By Vick Karunakaran
Arab allies joined forces with the U.S to launch waves of overnight airstrikes against the militant group ISIS.
U.S. President Barack Obama delivered a statement following the latest airstrikes against ISIS targets in Syria.
As part of the campaign against ISIS, “the United States will take action against targets both in Iraq and Syria,“ Mr. Obama said.
Saudi Arabia, the United Arab Emirates, Jordan, Bahrain and Qatar joined U.S. as part of a broad coalition in the fight against ISIS.
Mr. Obama also announced the plan to train and equip the Syrian opposition against ISIS and the Assad regime.
The strikes were against two particular groups, ISIS and the Khorasan group, said Pentagon press Secretary John Kirby in a press briefing on Tuesday.
Kirby called the Khorasan group a network of seasoned al-Qaeda veterans.
These strikes were conducted to disrupt imminent attack plotting against United States and western targets, he said.
A Gulf security source familiar with the air strikes told Reuters the Saudis had sent four F-16 fighter jets, the UAE contributed four warplanes, Bahrain two and Qatar a Mirage jet which did not drop any bombs or take an “active part” in the attack.
Mr. Obama said the U.S. will take action “so that these terrorists can’t find safe haven anywhere.”
“We did not coordinate with the Assad regime,” said Kirby.
U.S. Ambassador to the United Nations, Samantha Power, did inform the Syrian regime of their intent to take action, he added.
Syria’s U.N. Ambassador, Bashar Ja’afari, told Reuters that Power informed him in person of the imminent airstrikes against ISIS targets on Syrian territory on Monday hours beforehand.
“Our initial indication is that these strikes were very successful,” said Kirby. “Last night’s strikes were only the beginning,” he added.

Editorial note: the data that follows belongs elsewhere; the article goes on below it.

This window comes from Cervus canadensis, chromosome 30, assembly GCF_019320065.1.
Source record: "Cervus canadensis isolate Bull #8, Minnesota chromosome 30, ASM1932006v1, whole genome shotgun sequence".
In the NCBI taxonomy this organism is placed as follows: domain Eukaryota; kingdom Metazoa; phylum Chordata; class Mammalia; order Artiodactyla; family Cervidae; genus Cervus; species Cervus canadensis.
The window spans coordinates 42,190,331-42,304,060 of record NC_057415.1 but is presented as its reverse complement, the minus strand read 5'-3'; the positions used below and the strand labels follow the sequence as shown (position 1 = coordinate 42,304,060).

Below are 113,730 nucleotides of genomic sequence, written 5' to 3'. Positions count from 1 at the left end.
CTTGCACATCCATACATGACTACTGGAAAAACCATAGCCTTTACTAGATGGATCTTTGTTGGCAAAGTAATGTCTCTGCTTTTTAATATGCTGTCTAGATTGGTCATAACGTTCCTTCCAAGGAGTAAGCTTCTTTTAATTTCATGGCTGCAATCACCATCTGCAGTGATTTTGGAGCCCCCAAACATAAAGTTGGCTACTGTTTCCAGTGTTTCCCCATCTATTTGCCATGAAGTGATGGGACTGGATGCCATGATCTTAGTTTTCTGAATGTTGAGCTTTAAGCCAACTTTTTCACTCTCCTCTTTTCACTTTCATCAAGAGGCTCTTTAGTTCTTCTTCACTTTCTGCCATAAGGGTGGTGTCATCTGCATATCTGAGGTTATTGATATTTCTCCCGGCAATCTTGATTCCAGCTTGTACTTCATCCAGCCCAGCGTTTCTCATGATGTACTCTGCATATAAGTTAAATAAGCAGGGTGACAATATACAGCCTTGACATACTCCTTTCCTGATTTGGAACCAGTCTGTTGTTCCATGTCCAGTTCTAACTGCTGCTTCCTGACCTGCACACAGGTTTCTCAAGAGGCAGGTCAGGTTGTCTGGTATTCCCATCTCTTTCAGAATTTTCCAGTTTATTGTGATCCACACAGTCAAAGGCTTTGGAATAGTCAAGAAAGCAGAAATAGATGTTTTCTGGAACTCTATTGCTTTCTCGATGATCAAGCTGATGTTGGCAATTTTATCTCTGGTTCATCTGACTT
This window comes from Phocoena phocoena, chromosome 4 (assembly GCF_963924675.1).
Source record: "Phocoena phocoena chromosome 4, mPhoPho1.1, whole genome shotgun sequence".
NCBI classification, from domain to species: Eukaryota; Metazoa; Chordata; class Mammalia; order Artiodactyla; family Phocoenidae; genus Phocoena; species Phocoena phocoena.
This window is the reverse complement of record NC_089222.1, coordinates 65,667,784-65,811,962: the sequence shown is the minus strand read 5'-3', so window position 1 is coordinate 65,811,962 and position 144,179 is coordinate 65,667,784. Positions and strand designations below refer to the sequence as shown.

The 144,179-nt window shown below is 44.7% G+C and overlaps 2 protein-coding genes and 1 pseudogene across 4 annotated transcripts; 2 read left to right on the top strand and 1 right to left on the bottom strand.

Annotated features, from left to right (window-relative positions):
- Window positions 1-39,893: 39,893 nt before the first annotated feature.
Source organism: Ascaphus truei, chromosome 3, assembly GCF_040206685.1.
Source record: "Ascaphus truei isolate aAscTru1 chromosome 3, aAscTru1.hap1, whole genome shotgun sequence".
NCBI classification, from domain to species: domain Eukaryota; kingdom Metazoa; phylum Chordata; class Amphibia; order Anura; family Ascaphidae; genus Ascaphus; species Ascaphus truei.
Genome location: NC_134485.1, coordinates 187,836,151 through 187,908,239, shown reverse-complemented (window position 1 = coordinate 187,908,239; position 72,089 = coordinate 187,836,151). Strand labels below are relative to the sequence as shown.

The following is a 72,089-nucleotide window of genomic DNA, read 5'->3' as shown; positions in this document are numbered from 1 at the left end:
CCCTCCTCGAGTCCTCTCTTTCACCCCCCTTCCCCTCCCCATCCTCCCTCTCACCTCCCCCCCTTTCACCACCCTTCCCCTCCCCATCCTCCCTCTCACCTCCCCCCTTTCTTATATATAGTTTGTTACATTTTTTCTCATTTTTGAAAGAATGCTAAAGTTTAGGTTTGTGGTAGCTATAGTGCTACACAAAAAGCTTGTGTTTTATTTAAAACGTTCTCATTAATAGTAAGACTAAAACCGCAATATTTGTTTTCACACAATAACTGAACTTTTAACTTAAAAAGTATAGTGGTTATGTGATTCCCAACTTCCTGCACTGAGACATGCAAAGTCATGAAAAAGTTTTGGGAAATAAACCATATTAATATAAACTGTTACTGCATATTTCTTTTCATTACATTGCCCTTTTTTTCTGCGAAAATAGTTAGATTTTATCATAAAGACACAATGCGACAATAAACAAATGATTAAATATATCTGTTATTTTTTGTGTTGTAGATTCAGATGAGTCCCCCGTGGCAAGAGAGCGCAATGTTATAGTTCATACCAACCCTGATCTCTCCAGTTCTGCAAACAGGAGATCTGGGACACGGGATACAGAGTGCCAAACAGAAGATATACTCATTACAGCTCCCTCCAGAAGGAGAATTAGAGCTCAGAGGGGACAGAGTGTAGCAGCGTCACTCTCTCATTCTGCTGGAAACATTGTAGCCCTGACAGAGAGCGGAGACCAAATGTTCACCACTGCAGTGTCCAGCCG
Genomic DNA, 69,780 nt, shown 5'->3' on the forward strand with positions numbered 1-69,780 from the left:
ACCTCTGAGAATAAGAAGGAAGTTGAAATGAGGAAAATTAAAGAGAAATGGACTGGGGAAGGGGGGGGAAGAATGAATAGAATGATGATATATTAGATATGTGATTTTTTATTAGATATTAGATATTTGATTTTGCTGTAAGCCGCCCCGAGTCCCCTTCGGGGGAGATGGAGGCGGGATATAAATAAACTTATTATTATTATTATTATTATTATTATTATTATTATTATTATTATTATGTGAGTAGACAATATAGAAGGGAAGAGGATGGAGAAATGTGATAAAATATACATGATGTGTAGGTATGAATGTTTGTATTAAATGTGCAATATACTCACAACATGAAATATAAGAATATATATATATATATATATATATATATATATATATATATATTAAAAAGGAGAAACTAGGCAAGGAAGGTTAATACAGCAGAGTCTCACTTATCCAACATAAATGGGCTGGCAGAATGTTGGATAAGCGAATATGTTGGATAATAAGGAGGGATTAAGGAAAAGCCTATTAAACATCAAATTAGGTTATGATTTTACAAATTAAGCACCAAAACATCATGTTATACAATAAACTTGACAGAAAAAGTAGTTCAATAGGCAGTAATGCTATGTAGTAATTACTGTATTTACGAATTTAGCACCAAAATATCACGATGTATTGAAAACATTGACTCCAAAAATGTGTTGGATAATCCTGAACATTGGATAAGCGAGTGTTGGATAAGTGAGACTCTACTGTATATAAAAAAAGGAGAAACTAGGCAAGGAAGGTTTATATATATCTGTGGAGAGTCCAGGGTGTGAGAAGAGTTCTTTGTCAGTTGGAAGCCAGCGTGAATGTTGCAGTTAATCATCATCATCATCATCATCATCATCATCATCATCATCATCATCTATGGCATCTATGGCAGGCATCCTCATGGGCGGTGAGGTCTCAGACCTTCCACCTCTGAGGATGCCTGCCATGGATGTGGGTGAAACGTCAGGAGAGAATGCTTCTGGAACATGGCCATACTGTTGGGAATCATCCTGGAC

The attack killed scores of ISIS fighters and members of Khorasan, according to unconfirmed reports.
Turkey viewed the U.S.-led action positively and said it should continue, said Turkish President Tayyip Erdogan during his visit to New York on Tuesday.
The country recently rescued 46 of its citizens held hostage by ISIS for more than three months.
Turkey, which borders northern Syria has seen a large influx of refugees as Syrian Kurds continue to flee the violence by ISIS.
Thousands of Syrian Kurds, mostly women and children, have been fleeing the ISIS advance and crossing into Turkey, even as pressure mounts on the Turkish government to act against the militant group.
Turkey is worried about Kurdish fighters but also opposed to any action that might help the Assad Regime, reported Reuters.
“We will give the necessary support to the operation. The support could be military or logistics,” Erdogan was quoted by Turkish broadcaster NTV as telling reporters in New York.
“We see Islamic State as an existential threat,” Sami al-Faraj, a Gulf Cooperation Council adviser, said to Reuters. “If we don’t put a stop to it, it will expand into our area.”
Mr. Obama said this coalition makes it clear to the world that this is not America’s fight alone.